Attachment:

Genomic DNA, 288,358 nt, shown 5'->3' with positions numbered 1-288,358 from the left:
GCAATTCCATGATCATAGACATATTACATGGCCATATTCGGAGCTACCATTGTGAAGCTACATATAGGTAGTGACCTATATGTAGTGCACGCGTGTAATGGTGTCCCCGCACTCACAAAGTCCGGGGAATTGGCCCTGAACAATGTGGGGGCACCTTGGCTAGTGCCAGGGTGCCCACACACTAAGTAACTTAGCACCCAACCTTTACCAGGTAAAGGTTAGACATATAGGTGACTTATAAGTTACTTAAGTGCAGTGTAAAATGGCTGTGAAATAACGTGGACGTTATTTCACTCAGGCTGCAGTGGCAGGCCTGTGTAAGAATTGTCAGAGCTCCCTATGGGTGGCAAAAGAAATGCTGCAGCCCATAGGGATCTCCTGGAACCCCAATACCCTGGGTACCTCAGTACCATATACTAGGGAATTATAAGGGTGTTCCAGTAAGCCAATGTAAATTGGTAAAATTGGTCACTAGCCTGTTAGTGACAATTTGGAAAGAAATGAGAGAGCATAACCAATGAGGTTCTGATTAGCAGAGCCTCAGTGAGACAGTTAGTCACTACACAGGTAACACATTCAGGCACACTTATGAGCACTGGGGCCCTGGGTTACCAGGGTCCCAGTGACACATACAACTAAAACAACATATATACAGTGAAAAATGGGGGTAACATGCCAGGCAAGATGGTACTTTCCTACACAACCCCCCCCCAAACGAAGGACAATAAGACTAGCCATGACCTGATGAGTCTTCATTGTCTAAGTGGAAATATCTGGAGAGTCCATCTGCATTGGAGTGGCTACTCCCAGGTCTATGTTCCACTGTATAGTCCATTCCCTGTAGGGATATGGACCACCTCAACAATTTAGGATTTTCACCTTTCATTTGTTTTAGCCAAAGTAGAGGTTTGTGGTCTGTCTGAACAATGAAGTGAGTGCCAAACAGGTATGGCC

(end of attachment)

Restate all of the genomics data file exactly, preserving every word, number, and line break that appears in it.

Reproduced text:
Genomic DNA, 288,358 nt, shown 5'->3' with positions numbered 1-288,358 from the left:
GCAATTCCATGATCATAGACATATTACATGGCCATATTCGGAGCTACCATTGTGAAGCTACATATAGGTAGTGACCTATATGTAGTGCACGCGTGTAATGGTGTCCCCGCACTCACAAAGTCCGGGGAATTGGCCCTGAACAATGTGGGGGCACCTTGGCTAGTGCCAGGGTGCCCACACACTAAGTAACTTAGCACCCAACCTTTACCAGGTAAAGGTTAGACATATAGGTGACTTATAAGTTACTTAAGTGCAGTGTAAAATGGCTGTGAAATAACGTGGACGTTATTTCACTCAGGCTGCAGTGGCAGGCCTGTGTAAGAATTGTCAGAGCTCCCTATGGGTGGCAAAAGAAATGCTGCAGCCCATAGGGATCTCCTGGAACCCCAATACCCTGGGTACCTCAGTACCATATACTAGGGAATTATAAGGGTGTTCCAGTAAGCCAATGTAAATTGGTAAAATTGGTCACTAGCCTGTTAGTGACAATTTGGAAAGAAATGAGAGAGCATAACCAATGAGGTTCTGATTAGCAGAGCCTCAGTGAGACAGTTAGTCACTACACAGGTAACACATTCAGGCACACTTATGAGCACTGGGGCCCTGGGTTACCAGGGTCCCAGTGACACATACAACTAAAACAACATATATACAGTGAAAAATGGGGGTAACATGCCAGGCAAGATGGTACTTTCCTACACAACCCCCCCCCAAACGAAGGACAATAAGACTAGCCATGACCTGATGAGTCTTCATTGTCTAAGTGGAAATATCTGGAGAGTCCATCTGCATTGGAGTGGCTACTCCCAGGTCTATGTTCCACTGTATAGTCCATTCCCTGTAGGGATATGGACCACCTCAACAATTTAGGATTTTCACCTTTCATTTGTTTTAGCCAAAGTAGAGGTTTGTGGTCTGTCTGAACAATGAAGTGAGTGCCAAACAGGTATGGCC